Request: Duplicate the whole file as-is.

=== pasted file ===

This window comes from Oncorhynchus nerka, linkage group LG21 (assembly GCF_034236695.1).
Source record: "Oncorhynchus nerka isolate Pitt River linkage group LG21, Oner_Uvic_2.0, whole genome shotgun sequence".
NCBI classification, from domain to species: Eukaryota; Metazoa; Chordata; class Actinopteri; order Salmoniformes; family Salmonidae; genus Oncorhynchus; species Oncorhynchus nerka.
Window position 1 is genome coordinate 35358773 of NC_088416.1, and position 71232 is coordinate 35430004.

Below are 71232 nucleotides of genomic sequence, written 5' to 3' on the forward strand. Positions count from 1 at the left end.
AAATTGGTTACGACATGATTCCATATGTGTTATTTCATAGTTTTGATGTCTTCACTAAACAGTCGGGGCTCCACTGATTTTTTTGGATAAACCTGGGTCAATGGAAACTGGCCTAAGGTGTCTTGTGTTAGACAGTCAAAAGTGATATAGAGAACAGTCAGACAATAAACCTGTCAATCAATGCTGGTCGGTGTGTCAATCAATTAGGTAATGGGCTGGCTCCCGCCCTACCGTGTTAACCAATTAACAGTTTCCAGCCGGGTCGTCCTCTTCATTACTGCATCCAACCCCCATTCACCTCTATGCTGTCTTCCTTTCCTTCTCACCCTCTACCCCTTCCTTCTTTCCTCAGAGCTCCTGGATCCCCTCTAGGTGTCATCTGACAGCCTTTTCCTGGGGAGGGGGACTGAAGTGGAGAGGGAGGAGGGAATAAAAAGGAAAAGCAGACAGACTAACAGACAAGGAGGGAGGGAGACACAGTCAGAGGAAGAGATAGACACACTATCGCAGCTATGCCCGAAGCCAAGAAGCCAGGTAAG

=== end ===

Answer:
This window comes from Oncorhynchus nerka, linkage group LG21 (assembly GCF_034236695.1).
Source record: "Oncorhynchus nerka isolate Pitt River linkage group LG21, Oner_Uvic_2.0, whole genome shotgun sequence".
NCBI classification, from domain to species: Eukaryota; Metazoa; Chordata; class Actinopteri; order Salmoniformes; family Salmonidae; genus Oncorhynchus; species Oncorhynchus nerka.
Window position 1 is genome coordinate 35358773 of NC_088416.1, and position 71232 is coordinate 35430004.

Below are 71232 nucleotides of genomic sequence, written 5' to 3' on the forward strand. Positions count from 1 at the left end.
AAATTGGTTACGACATGATTCCATATGTGTTATTTCATAGTTTTGATGTCTTCACTAAACAGTCGGGGCTCCACTGATTTTTTTGGATAAACCTGGGTCAATGGAAACTGGCCTAAGGTGTCTTGTGTTAGACAGTCAAAAGTGATATAGAGAACAGTCAGACAATAAACCTGTCAATCAATGCTGGTCGGTGTGTCAATCAATTAGGTAATGGGCTGGCTCCCGCCCTACCGTGTTAACCAATTAACAGTTTCCAGCCGGGTCGTCCTCTTCATTACTGCATCCAACCCCCATTCACCTCTATGCTGTCTTCCTTTCCTTCTCACCCTCTACCCCTTCCTTCTTTCCTCAGAGCTCCTGGATCCCCTCTAGGTGTCATCTGACAGCCTTTTCCTGGGGAGGGGGACTGAAGTGGAGAGGGAGGAGGGAATAAAAAGGAAAAGCAGACAGACTAACAGACAAGGAGGGAGGGAGACACAGTCAGAGGAAGAGATAGACACACTATCGCAGCTATGCCCGAAGCCAAGAAGCCAGGTAAG